Choosing the right formula milk

Which Formula Should You Buy?

When you decide to bottle-feed your baby, choosing the right infant milk formula is an important decision. After all, formula is likely to be your child’s exclusive source of nourishment for some time, so it is only natural that you want to do what is best for your child.

With so many different products and brands on the market it can feel difficult to know what to choose. Familiar brands include Aptamil, Cow & Gate, HiPP, and SMA, as well as big store brands, but that’s not all; each of these brands will have a range of different formulas available, from first infant milk to comfort milk and night-time milk through to lactose-free and hypoallergenic formulas.

Is there a difference in brands of formula milk?

According to a survey by Which? 56% of mothers want to know the difference between the different brands of formula, with 27%(1) keen to know whether price should be considered as an indicator of quality.

However, the composition of both infant formula milks and follow-on formulas is tightly regulated by The Infant Formula and Follow-on Formula (England) Regulations. This has led to uniformity of formula milk composition.

What about organic infant formulas?

Organic infant formulas have become more common in recent years, starting with HiPP Organic and now including various brands such as Piccolo, SMA and Holle. There is a general perception that organic foods are healthier for us, but the strict regulations regarding the manufacture of infant formula mean that nutritionally organic formula will be no different to non-organic formula.

The major difference is that the cow’s milk base will come from organically farmed cows, so if that is important to you, then this might be a good choice.

In terms of pesticides, The Infant Formula and Follow-on Formula (England) Regulations set very low acceptable pesticide levels for all formulas, including non-organic (residues must not be higher than 0.01mg/kg of the consumable product),(2) so there is unlikely to be much difference between organic and non-organic formula in this respect.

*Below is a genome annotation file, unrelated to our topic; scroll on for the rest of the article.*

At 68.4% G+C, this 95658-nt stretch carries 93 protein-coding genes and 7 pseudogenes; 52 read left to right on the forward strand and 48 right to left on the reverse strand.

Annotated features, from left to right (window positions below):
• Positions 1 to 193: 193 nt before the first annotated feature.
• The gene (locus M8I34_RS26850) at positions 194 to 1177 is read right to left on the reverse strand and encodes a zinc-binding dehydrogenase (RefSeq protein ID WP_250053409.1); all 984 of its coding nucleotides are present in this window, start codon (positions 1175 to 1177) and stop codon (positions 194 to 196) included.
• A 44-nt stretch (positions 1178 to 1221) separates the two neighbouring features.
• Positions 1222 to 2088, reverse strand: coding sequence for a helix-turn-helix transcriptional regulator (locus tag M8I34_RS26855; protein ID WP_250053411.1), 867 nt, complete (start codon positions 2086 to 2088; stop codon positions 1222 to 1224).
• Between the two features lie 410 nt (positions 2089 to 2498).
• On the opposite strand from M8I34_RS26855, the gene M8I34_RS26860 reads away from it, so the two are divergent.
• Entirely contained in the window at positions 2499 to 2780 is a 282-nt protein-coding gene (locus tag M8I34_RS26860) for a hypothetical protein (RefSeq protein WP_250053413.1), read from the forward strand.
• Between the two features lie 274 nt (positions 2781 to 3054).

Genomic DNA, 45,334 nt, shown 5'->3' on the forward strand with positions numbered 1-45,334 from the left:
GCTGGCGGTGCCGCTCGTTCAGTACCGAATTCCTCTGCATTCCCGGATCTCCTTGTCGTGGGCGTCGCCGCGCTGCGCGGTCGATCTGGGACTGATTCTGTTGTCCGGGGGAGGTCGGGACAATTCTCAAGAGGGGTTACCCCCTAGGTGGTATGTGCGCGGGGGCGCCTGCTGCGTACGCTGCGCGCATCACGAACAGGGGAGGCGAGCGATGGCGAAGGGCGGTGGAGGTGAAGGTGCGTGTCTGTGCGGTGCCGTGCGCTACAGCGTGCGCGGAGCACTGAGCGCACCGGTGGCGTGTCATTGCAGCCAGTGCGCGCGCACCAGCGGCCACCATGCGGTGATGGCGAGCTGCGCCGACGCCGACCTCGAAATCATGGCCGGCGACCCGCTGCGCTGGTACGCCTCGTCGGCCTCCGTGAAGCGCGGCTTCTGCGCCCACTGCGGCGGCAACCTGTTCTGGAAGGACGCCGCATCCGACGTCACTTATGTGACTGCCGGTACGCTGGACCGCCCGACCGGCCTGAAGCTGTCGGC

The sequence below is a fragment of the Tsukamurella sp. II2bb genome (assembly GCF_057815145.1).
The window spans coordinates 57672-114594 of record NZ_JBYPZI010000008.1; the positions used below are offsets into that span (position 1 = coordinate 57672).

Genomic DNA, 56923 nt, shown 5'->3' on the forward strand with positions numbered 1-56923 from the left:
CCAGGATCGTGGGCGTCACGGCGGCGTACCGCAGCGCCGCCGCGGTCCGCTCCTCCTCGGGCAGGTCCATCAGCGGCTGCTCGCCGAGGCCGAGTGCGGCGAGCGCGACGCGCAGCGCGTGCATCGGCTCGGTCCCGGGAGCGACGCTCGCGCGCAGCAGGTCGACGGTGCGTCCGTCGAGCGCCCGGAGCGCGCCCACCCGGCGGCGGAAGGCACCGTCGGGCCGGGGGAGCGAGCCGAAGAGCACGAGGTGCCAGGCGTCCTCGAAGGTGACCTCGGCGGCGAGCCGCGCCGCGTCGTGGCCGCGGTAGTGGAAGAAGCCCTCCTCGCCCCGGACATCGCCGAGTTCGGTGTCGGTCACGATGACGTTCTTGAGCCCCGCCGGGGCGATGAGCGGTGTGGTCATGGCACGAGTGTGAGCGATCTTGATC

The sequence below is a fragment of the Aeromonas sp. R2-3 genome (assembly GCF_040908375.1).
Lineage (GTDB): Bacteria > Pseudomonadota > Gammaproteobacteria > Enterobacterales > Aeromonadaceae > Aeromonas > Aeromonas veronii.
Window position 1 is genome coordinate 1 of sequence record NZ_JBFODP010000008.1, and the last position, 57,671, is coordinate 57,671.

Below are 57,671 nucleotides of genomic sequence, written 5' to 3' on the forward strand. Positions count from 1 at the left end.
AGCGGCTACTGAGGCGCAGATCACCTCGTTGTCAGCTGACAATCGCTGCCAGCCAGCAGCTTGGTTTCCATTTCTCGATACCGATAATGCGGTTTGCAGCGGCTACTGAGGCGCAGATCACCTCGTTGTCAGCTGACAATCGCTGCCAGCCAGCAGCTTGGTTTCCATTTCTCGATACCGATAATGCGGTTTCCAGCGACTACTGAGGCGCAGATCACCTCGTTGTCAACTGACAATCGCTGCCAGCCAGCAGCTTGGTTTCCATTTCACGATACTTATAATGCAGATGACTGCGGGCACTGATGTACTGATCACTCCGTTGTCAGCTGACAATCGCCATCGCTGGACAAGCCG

What about manufacturer claims?

It is common for manufacturers to claim that their products contain some kind of unique benefit such as “complete nutrition”, a “gold advanced system” or being the formula that is “closest to breastmilk”. Generally, however, these claims are misleading at best – for example, the makeup of breast milk varies from mother to mother and, furthermore, breast milk, which contains around 300 ingredients, cannot be usefully compared with infant formula, which usually contains around 75 ingredients.

In fact, in 2020 a team of scientists from Imperial College London published an article in the British Medical Journal that was critical of the ability of current regulations to police misleading claims about formula milk.

Dr Robert Boyle, one of the study’s authors commented, “Infant formula is an important food product, often consumed in high volumes in relation to an infant’s body size. Yet when we look at claims made about the nutritional or health effects of formula products we find little supportive evidence.”(3)

So, choosing a product based on advertising or marketing claims may be making no difference to the nutritional benefits for your baby.

What about added ingredients?

Just as with the “core ingredients”, there is near uniformity with “added ingredients” in infant formulas. Typical added ingredients include the following:

  • LCPs (long-chain polyunsaturated fatty acids) – for example an Omega-3 called Docosahexaenoic acid (DHA)
  • Nucleotides
  • Prebiotics
  • Docosahexaenoic acid (a type of Omega 3)

However, according to Which?, only DHA has evidence of any benefit.

Powdered formula or ready-made formula?